3 Replies Latest reply: Apr 7, 2008 6:19 AM by 800308 RSS

    byte data type-arithmetic

    807601
      what is the internal mechanism of adding two byte type of data type?
      why the summation value is being converted to int type?
        • 1. Re: byte data type-arithmetic
          JosAH
          mahisingh wrote:
          what is the internal mechanism of adding two byte type of data type?
          why the summation value is being converted to int type?
          That's the way it is defined in Java: bytes are (sign) extended to ints and the results are added and is of type int as well.

          kind regards,

          Jos
          • 2. Re: byte data type-arithmetic
            791266
            JosAH wrote:
            mahisingh wrote:
            what is the internal mechanism of adding two byte type of data type?
            why the summation value is being converted to int type?
            That's the way it is defined in Java: bytes are (sign) extended to ints and the results are added and is of type int as well.

            kind regards,

            Jos
            @Op. You can read more about it in section 4.2.2 in the JLS:
            http://java.sun.com/docs/books/jls/third_edition/html/typesValues.html

            "If an integer operator other than a shift operator has at least one operand of type long, then the operation is carried out using 64-bit precision, and the result of the numerical operator is of type long. If the other operand is not long, it is first widened (?5.1.5) to type long by numeric promotion (?5.6). Otherwise, the operation is carried out using 32-bit precision, and the result of the numerical operator is of type int. If either operand is not an int, it is first widened to type int by numeric promotion."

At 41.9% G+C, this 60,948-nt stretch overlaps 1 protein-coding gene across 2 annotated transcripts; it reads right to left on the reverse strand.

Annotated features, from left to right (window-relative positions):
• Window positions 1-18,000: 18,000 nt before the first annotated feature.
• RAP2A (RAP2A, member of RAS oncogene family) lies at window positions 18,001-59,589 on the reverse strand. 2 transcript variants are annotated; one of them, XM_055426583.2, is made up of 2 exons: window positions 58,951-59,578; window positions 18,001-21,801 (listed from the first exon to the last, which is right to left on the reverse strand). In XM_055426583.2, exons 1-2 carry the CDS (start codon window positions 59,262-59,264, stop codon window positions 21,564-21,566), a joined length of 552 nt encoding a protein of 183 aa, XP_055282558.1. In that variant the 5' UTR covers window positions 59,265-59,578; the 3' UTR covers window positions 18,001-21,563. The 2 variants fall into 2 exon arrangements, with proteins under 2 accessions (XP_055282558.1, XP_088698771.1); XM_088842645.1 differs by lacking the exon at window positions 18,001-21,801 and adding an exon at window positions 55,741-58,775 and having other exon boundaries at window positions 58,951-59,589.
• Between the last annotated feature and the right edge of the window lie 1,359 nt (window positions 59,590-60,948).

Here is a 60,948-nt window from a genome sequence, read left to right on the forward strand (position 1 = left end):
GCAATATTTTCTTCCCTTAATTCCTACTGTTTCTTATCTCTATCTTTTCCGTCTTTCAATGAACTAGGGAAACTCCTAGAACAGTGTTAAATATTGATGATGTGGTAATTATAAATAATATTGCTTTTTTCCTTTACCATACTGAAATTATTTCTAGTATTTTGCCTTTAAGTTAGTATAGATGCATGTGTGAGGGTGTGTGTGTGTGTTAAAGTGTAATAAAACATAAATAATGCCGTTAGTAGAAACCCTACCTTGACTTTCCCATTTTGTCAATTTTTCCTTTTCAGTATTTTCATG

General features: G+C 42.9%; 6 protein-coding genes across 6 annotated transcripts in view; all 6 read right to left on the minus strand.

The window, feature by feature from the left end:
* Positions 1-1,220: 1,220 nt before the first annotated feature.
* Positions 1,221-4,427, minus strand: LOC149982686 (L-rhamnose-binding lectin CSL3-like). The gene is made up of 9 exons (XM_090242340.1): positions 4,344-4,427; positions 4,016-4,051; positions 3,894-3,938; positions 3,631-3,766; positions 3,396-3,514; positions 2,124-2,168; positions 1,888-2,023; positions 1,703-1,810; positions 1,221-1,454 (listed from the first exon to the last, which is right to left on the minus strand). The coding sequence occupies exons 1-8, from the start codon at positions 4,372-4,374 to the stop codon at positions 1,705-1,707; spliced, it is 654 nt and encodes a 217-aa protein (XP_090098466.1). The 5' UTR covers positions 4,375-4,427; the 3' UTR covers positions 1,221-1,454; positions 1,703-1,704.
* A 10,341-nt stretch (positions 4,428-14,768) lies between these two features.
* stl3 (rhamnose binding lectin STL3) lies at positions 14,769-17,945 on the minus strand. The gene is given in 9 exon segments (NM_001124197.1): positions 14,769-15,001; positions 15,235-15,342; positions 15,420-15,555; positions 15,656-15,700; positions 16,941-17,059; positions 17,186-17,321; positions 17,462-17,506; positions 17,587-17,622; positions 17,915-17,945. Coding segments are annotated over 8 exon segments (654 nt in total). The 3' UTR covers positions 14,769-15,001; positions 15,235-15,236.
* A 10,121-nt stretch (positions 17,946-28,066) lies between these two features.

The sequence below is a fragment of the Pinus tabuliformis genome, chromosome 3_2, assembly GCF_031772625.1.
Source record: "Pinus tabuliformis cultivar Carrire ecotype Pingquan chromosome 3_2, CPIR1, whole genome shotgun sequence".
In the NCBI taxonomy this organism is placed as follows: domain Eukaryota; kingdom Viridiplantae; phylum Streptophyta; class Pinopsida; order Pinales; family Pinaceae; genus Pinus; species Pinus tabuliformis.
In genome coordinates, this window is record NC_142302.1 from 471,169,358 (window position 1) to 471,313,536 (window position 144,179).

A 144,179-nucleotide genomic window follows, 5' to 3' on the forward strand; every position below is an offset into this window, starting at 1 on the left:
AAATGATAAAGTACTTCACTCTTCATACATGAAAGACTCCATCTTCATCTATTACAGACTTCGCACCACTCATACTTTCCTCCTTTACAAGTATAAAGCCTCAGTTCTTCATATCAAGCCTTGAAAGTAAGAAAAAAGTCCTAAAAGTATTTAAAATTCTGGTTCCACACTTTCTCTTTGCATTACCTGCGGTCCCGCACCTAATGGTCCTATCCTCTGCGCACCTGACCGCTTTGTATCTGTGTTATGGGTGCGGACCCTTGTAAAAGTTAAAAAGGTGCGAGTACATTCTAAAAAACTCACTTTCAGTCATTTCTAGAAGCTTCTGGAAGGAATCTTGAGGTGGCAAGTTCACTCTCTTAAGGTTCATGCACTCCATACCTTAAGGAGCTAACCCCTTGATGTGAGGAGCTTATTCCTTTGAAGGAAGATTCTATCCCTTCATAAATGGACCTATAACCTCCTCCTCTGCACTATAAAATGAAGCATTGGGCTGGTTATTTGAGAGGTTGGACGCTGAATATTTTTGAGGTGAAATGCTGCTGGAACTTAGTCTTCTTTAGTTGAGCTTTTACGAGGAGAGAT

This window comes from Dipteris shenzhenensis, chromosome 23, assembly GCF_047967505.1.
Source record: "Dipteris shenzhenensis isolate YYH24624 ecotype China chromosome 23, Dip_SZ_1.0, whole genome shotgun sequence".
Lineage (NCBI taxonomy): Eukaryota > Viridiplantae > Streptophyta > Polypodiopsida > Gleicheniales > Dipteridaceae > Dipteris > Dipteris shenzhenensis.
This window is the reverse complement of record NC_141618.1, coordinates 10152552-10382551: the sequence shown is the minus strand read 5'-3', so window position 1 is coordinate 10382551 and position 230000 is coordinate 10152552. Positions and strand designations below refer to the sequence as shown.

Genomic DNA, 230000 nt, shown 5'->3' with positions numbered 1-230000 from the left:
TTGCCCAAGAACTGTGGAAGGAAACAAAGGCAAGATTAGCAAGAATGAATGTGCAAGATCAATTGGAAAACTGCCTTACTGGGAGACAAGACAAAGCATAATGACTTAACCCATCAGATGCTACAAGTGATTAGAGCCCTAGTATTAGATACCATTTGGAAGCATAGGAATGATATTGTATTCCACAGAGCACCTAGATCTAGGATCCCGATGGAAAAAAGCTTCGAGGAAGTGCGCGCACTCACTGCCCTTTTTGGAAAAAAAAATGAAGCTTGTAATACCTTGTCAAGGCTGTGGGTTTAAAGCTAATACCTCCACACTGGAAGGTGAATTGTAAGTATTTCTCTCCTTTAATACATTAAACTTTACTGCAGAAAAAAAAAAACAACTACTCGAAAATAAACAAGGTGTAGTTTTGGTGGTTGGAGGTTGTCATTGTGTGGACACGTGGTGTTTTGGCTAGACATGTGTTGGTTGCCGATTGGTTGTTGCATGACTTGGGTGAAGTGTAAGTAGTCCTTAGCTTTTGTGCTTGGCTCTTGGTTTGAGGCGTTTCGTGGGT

Kaj
            • 3. Re: byte data type-arithmetic
              800308
              mahi,

              Java doesn't do byte or char arithmetic, instead it "promotes" all "lesser types" to integer's and just does integer arithmetic... if you add two char's the result is an integer.

              for instance
              package forums;
              class CharAddTesterator
              {
                public static void main(String[] args) {
                  char a = 'a';
                  char x = 1;
                  char b = a+x;
                  System.out.println(b);
                }
              }
              produces:
              C:\Java\home\src\forums\CharAddTesterator.java:7: possible loss of precision
              found   : int
              required: char
                  char b = a+x;
                            ^
              1 error
              to fix this:
                  char b = (char)(a+x);
              Don't argue with it (trust me you won't win)... just accept it and move on.

              Keith.